1 HSE. Health & Safety Executive New requirements for the Transport of Explosives by road A comparison of GB Explosives Transport regulations and ADR 2001. Prepared by Davas Limited for the Health and Safety Executive CONTRACT RESEARCH REPORT. 366/2001. Crown copyright 2001. Applications for reproduction should be made in writing to: Copyright Unit, Her Majesty's Stationery Office, St Clements House, 2-16 Colegate, Norwich NR3 1BQ. First published 2001. ISBN 0 7176 2097 2. All rights reserved. No part of this publication may be reproduced, stored in a retrieval system, or transmitted in any form or by any means (electronic, mechanical, photocopying, recording or otherwise) without the prior written permission of the copyright owner. HSE. Health & Safety Executive New requirements for the Transport of Explosives by road A comparison of GB Explosives Transport regulations and ADR 2001.
2 Dr Tom Smith Davas Limited 8 Aragon Place Kimbolton Huntingdon Cambs PE28 0JD. United Kingdom GB dangerous goods Transport regulations are set to be replaced by a single regulation adopting the European Agreement concerning the International Carriage of Dangerous Goods by Road (ADR) to be entitled the Carriage of Dangerous Goods by Road and Rail regulations (CDGRR). This paper compares the existing regulations for the GB Explosives sector with the draft text of ADR 2001 in order to identify areas where differences occur and to highlight where there will be an impact on GB industry. This report and the work it describes were funded by the Health and Safety Executive (HSE). Its contents, including any opinions and/or conclusions expressed, are those of the author alone and do not necessarily reflect HSE policy.
3 HSE BOOKS. CONTENTS. 1. INTRODUCTION .. 3. 2. SUMMARY OF GB Explosives Transport regulations .. 3. CLER .. 3. PEC .. 4. CER .. 4. AEVR .. 4. CER SUITABILITY OF VEHICLES ACOP .. 4. TDGSA .. 4. CDGDT .. 4. OTHER regulations .. 4. CDG .. 5. CDGCPL .. 5. ACL .. 5. ARTM .. 5. CDG(A) .. 5. COER .. 5. 3. OVERVIEW OF 2001 ADR FOR Transport OF Explosives .. 6. SCOPE AND FORMAT .. 6. 4. SPECIFIC DIFFERENCES BETWEEN GB REGS AND ADR .. 8. 5. comparison TABLES .. 11. TABLE 3 CLER .. 12. TABLE 4 PEC .. 14. TABLE 5 CER .. 17. TABLE 6 TDGSA .. 24. TABLE 7 CDG(DT) .. 26. 6. NOTES AND EXPLANATIONS .. 27. NOTES FROM THE comparison TABLES .. 27. comparison OF EXEMPTED QUANTITIES .. 29. 7. RECOMMENDATIONS FOR FURTHER WORK .. 30. 8. EXISTING ADR ARTICLE DEROGATIONS .. 30. 9. ISSUES OF MAJOR CONCERN .. 35. 10. ABBREVIATIONS .. 36.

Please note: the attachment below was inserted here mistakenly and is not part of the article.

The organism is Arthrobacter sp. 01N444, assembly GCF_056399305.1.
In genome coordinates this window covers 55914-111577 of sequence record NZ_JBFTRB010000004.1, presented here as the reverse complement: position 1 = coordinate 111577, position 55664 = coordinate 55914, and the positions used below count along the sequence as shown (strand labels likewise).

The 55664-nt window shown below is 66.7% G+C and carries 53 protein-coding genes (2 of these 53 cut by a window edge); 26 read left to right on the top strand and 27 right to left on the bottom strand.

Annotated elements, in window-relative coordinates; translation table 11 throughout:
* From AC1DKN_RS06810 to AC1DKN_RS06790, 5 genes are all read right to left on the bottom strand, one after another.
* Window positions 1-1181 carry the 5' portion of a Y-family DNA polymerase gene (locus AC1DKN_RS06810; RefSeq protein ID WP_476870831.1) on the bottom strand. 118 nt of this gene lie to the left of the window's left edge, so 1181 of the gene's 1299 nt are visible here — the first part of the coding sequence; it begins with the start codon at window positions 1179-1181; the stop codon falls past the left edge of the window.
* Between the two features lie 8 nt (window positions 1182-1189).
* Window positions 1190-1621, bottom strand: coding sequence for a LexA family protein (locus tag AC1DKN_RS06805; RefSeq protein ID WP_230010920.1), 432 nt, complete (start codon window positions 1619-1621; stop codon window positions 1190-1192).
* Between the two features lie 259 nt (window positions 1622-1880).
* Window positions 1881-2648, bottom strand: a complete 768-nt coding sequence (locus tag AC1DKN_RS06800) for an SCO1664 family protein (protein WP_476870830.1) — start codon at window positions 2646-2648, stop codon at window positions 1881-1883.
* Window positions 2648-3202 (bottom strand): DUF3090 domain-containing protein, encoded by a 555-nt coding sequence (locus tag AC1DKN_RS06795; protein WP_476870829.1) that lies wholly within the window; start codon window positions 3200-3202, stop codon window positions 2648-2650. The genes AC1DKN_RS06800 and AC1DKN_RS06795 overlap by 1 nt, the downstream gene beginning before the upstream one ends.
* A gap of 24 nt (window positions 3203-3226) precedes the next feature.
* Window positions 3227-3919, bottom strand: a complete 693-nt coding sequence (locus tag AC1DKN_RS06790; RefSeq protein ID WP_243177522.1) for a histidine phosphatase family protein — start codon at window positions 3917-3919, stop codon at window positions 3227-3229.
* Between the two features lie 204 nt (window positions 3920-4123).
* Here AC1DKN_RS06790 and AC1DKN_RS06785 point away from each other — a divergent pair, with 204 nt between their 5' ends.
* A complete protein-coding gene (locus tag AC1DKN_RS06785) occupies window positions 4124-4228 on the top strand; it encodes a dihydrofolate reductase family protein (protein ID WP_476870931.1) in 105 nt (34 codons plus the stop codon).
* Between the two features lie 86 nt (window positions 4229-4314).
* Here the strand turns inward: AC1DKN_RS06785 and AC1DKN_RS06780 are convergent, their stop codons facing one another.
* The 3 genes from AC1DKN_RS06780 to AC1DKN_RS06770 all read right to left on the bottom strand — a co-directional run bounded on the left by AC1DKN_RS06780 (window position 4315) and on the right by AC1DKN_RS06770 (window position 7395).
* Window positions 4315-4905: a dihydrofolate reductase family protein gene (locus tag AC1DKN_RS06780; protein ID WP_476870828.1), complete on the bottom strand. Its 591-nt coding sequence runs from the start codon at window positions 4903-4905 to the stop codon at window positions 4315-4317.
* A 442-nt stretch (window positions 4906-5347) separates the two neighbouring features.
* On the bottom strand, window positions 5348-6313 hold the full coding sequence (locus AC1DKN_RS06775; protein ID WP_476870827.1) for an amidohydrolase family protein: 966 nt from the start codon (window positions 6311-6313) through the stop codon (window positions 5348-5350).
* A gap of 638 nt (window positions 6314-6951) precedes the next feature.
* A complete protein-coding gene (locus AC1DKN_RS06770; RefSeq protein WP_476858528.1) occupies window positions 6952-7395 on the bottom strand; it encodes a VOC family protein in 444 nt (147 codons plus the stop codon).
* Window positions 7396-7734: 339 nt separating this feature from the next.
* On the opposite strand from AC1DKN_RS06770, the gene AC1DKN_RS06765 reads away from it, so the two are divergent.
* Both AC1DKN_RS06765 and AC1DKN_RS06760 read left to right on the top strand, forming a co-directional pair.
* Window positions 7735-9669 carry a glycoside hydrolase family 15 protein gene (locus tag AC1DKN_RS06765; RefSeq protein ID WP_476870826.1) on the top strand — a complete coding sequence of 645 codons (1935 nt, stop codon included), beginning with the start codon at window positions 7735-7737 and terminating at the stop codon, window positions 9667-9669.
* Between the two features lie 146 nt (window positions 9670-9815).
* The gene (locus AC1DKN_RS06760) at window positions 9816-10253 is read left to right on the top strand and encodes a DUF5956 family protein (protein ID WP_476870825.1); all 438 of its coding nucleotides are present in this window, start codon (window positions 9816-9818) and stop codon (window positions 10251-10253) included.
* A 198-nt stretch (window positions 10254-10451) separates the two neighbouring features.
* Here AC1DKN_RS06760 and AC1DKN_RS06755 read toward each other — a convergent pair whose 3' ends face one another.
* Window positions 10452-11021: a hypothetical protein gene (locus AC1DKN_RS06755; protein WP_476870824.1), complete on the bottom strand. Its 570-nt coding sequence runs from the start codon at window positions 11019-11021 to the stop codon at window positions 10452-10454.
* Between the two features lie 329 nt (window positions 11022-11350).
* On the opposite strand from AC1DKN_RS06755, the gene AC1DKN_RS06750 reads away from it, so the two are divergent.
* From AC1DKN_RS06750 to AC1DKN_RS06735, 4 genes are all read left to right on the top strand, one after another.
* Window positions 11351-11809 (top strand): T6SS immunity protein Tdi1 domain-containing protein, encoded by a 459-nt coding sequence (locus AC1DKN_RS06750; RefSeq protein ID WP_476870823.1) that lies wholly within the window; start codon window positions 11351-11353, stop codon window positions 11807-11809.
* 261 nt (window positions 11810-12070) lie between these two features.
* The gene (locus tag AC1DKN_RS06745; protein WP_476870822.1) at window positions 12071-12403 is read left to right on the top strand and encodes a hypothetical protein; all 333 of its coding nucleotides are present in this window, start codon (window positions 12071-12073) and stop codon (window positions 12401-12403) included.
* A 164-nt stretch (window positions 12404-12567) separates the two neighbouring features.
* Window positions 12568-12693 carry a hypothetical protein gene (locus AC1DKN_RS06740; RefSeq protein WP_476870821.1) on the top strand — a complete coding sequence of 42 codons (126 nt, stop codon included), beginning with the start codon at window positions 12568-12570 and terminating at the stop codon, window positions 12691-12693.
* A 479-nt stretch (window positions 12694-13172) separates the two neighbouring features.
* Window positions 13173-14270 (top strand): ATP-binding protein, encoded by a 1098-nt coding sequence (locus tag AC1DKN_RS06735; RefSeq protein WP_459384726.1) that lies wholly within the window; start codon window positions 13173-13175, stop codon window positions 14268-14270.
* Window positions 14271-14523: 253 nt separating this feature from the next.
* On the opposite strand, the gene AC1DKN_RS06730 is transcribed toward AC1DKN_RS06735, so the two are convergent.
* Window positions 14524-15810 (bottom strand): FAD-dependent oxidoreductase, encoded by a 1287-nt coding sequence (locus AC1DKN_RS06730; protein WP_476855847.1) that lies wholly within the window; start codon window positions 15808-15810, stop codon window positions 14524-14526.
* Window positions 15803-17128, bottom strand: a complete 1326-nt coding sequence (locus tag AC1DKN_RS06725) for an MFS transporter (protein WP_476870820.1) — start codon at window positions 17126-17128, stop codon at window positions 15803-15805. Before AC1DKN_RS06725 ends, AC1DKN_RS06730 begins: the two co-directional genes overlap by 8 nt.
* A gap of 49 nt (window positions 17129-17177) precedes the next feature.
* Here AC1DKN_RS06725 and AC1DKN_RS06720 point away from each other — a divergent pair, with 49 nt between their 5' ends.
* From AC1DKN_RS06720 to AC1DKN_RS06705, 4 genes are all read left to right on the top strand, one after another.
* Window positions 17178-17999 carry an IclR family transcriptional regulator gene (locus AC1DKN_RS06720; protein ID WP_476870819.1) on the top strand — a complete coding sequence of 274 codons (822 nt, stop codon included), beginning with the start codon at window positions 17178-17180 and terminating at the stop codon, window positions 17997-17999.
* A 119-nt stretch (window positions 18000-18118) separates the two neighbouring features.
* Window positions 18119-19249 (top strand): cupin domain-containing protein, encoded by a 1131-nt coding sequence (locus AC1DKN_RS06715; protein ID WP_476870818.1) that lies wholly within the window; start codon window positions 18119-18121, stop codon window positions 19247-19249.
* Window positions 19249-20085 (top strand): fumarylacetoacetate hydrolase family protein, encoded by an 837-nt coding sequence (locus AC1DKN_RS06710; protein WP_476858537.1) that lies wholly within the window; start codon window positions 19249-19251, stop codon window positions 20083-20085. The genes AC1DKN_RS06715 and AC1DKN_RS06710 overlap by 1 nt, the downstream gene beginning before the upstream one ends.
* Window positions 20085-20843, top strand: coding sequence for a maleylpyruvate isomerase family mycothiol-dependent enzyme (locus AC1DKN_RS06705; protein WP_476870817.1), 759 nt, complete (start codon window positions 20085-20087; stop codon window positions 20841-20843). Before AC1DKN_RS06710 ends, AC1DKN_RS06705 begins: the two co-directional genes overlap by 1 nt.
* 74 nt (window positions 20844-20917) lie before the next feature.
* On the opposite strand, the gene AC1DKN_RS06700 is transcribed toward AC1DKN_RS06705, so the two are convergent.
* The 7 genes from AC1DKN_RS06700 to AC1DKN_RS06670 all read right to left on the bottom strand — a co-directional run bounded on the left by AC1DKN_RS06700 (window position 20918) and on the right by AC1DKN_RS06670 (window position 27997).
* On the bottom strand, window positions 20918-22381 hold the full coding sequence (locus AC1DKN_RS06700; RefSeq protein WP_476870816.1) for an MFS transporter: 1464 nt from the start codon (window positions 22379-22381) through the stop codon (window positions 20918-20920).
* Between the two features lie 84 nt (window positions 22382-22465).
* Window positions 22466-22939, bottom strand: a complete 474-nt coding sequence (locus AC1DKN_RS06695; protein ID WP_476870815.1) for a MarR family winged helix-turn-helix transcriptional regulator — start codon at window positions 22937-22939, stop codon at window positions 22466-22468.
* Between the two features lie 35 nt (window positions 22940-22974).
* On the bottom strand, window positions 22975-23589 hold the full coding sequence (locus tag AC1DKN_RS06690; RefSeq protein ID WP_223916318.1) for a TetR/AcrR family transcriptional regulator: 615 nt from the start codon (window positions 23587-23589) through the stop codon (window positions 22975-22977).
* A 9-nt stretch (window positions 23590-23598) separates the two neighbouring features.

4 11. ACKNOWLEDGEMENTS .. 36. 2. 1. INTRODUCTION. This report examines the changes envisaged from the adoption of ADR 2001 into domestic legislation following enactment of the proposed Carriage of Dangerous Goods by Road and Rail regulations (CDGRR). It is specifically concerned with the changes to explosive regulations . The comparison of GB regulations and ADR 2001 is made in tables in which each significant regulation or clause within the relevant GB regulation is cross indexed to the relevant section in ADR 2001 and comments and further notes given. Obvious discrepancies, omissions or extensions are identified and highlighted. 2. SUMMARY OF GB Explosives Transport . regulations . Since 1983, GB Explosives Transport legislation has followed the UN Recommendations on the Transport of Dangerous Goods (UN Orange Book) concerning classification of Explosives as presented for Transport (CLER), their packaging (PEC), and requirements during Transport itself (CER).
5 GB regulations are supported by Approved Code of Practice (ACoPs), Approved Documents, HSE Guidance papers and Industry/HSE guides. Where relevant these have been examined for consistency with ADR 2001. The majority of GB explosive Transport legislation is disapplied to Transport under the control of the armed forces, and although ADR is also disapplied to military Transport (Article 1 of the ADR framework agreement), MOD in the GB have indicated that they can adopt most ADR. provisions for both domestic and international journeys to the extent that they will be adopted by ADR and with certain exemptions available. Although the ADR agreement and the ADR. Framework Directive do not apply to the armed forces, the MOD policy is to comply. On 7 July 2000 the Secretary of State for Defence updated his policy statement on Health and Safety in MOD.